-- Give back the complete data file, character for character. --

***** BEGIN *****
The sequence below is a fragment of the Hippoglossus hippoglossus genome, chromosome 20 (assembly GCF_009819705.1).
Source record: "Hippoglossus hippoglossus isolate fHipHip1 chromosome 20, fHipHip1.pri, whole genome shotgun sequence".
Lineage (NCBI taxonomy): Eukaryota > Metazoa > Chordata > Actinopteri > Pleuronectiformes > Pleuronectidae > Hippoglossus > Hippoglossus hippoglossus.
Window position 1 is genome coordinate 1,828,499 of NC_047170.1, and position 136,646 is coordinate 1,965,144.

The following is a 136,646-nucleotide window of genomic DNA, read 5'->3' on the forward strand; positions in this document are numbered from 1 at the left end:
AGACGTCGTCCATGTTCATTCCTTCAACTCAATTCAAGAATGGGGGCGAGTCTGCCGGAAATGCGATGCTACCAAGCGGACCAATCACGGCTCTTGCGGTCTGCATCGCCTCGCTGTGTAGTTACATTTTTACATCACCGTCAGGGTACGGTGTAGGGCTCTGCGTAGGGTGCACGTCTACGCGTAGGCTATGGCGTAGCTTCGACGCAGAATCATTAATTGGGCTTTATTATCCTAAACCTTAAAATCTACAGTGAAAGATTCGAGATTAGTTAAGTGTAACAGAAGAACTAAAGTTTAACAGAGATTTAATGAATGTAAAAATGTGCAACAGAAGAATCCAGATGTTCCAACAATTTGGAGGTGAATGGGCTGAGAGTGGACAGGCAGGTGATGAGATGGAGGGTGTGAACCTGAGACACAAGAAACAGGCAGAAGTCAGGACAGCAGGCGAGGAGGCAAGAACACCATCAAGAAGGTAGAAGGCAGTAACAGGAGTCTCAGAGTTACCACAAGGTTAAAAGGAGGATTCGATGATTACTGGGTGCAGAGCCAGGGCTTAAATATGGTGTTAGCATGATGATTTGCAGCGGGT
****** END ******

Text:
The sequence below is a fragment of the Hippoglossus hippoglossus genome, chromosome 20 (assembly GCF_009819705.1).
Source record: "Hippoglossus hippoglossus isolate fHipHip1 chromosome 20, fHipHip1.pri, whole genome shotgun sequence".
Lineage (NCBI taxonomy): Eukaryota > Metazoa > Chordata > Actinopteri > Pleuronectiformes > Pleuronectidae > Hippoglossus > Hippoglossus hippoglossus.
Window position 1 is genome coordinate 1,828,499 of NC_047170.1, and position 136,646 is coordinate 1,965,144.

The following is a 136,646-nucleotide window of genomic DNA, read 5'->3' on the forward strand; positions in this document are numbered from 1 at the left end:
AGACGTCGTCCATGTTCATTCCTTCAACTCAATTCAAGAATGGGGGCGAGTCTGCCGGAAATGCGATGCTACCAAGCGGACCAATCACGGCTCTTGCGGTCTGCATCGCCTCGCTGTGTAGTTACATTTTTACATCACCGTCAGGGTACGGTGTAGGGCTCTGCGTAGGGTGCACGTCTACGCGTAGGCTATGGCGTAGCTTCGACGCAGAATCATTAATTGGGCTTTATTATCCTAAACCTTAAAATCTACAGTGAAAGATTCGAGATTAGTTAAGTGTAACAGAAGAACTAAAGTTTAACAGAGATTTAATGAATGTAAAAATGTGCAACAGAAGAATCCAGATGTTCCAACAATTTGGAGGTGAATGGGCTGAGAGTGGACAGGCAGGTGATGAGATGGAGGGTGTGAACCTGAGACACAAGAAACAGGCAGAAGTCAGGACAGCAGGCGAGGAGGCAAGAACACCATCAAGAAGGTAGAAGGCAGTAACAGGAGTCTCAGAGTTACCACAAGGTTAAAAGGAGGATTCGATGATTACTGGGTGCAGAGCCAGGGCTTAAATATGGTGTTAGCATGATGATTTGCAGCGGGT